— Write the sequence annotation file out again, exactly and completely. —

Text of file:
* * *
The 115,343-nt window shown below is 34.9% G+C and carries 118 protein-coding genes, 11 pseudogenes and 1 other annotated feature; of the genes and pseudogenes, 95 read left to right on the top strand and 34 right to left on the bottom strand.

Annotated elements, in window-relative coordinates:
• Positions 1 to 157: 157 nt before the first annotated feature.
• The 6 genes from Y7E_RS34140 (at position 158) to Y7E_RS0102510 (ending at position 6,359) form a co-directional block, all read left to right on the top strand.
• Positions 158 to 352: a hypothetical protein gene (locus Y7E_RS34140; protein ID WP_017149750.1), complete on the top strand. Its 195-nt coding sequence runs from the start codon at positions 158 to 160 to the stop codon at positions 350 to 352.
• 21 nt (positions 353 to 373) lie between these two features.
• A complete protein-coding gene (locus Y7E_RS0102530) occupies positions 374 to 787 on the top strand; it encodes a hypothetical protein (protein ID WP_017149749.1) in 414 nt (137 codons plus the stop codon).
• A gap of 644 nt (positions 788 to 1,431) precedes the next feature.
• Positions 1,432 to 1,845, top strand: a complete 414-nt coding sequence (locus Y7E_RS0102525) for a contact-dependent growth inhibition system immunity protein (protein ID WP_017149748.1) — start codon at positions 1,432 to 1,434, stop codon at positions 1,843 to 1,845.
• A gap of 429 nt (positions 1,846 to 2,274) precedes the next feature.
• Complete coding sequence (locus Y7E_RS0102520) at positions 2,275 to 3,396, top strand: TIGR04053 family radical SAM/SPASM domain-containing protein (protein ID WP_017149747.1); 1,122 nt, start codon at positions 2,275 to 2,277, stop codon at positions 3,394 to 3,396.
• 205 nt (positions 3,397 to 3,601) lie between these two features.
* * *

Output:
The 115,343-nt window shown below is 34.9% G+C and carries 118 protein-coding genes, 11 pseudogenes and 1 other annotated feature; of the genes and pseudogenes, 95 read left to right on the top strand and 34 right to left on the bottom strand.

Annotated elements, in window-relative coordinates:
• Positions 1 to 157: 157 nt before the first annotated feature.
• The 6 genes from Y7E_RS34140 (at position 158) to Y7E_RS0102510 (ending at position 6,359) form a co-directional block, all read left to right on the top strand.
• Positions 158 to 352: a hypothetical protein gene (locus Y7E_RS34140; protein ID WP_017149750.1), complete on the top strand. Its 195-nt coding sequence runs from the start codon at positions 158 to 160 to the stop codon at positions 350 to 352.
• 21 nt (positions 353 to 373) lie between these two features.
• A complete protein-coding gene (locus Y7E_RS0102530) occupies positions 374 to 787 on the top strand; it encodes a hypothetical protein (protein ID WP_017149749.1) in 414 nt (137 codons plus the stop codon).
• A gap of 644 nt (positions 788 to 1,431) precedes the next feature.
• Positions 1,432 to 1,845, top strand: a complete 414-nt coding sequence (locus Y7E_RS0102525) for a contact-dependent growth inhibition system immunity protein (protein ID WP_017149748.1) — start codon at positions 1,432 to 1,434, stop codon at positions 1,843 to 1,845.
• A gap of 429 nt (positions 1,846 to 2,274) precedes the next feature.
• Complete coding sequence (locus Y7E_RS0102520) at positions 2,275 to 3,396, top strand: TIGR04053 family radical SAM/SPASM domain-containing protein (protein ID WP_017149747.1); 1,122 nt, start codon at positions 2,275 to 2,277, stop codon at positions 3,394 to 3,396.
• 205 nt (positions 3,397 to 3,601) lie between these two features.